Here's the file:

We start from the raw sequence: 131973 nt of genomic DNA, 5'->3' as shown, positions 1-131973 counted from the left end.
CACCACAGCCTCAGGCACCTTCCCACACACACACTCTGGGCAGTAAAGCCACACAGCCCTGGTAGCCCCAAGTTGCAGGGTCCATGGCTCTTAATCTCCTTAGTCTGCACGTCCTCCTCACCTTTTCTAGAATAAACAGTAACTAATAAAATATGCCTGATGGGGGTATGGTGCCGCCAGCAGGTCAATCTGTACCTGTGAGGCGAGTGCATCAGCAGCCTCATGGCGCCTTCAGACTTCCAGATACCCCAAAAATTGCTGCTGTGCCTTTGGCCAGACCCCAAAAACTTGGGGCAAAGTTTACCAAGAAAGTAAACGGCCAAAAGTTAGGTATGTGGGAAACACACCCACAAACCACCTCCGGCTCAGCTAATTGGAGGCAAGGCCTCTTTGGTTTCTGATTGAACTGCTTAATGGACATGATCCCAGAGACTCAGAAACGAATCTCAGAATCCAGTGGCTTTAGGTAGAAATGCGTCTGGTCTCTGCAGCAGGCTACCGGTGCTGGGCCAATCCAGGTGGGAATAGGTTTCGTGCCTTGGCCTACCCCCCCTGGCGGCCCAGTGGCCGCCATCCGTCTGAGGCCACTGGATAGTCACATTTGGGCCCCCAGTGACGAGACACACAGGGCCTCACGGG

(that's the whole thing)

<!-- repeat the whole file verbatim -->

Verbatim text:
We start from the raw sequence: 131973 nt of genomic DNA, 5'->3' as shown, positions 1-131973 counted from the left end.
CACCACAGCCTCAGGCACCTTCCCACACACACACTCTGGGCAGTAAAGCCACACAGCCCTGGTAGCCCCAAGTTGCAGGGTCCATGGCTCTTAATCTCCTTAGTCTGCACGTCCTCCTCACCTTTTCTAGAATAAACAGTAACTAATAAAATATGCCTGATGGGGGTATGGTGCCGCCAGCAGGTCAATCTGTACCTGTGAGGCGAGTGCATCAGCAGCCTCATGGCGCCTTCAGACTTCCAGATACCCCAAAAATTGCTGCTGTGCCTTTGGCCAGACCCCAAAAACTTGGGGCAAAGTTTACCAAGAAAGTAAACGGCCAAAAGTTAGGTATGTGGGAAACACACCCACAAACCACCTCCGGCTCAGCTAATTGGAGGCAAGGCCTCTTTGGTTTCTGATTGAACTGCTTAATGGACATGATCCCAGAGACTCAGAAACGAATCTCAGAATCCAGTGGCTTTAGGTAGAAATGCGTCTGGTCTCTGCAGCAGGCTACCGGTGCTGGGCCAATCCAGGTGGGAATAGGTTTCGTGCCTTGGCCTACCCCCCCTGGCGGCCCAGTGGCCGCCATCCGTCTGAGGCCACTGGATAGTCACATTTGGGCCCCCAGTGACGAGACACACAGGGCCTCACGGG